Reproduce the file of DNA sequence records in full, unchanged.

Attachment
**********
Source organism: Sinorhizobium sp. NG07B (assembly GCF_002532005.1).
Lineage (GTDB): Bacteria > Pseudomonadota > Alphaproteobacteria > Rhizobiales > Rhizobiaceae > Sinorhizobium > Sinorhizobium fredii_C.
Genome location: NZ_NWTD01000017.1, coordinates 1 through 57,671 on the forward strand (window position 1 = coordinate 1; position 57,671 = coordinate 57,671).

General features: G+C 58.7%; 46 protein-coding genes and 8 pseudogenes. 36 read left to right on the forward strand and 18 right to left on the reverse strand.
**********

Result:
Source organism: Sinorhizobium sp. NG07B (assembly GCF_002532005.1).
Lineage (GTDB): Bacteria > Pseudomonadota > Alphaproteobacteria > Rhizobiales > Rhizobiaceae > Sinorhizobium > Sinorhizobium fredii_C.
Genome location: NZ_NWTD01000017.1, coordinates 1 through 57,671 on the forward strand (window position 1 = coordinate 1; position 57,671 = coordinate 57,671).

General features: G+C 58.7%; 46 protein-coding genes and 8 pseudogenes. 36 read left to right on the forward strand and 18 right to left on the reverse strand.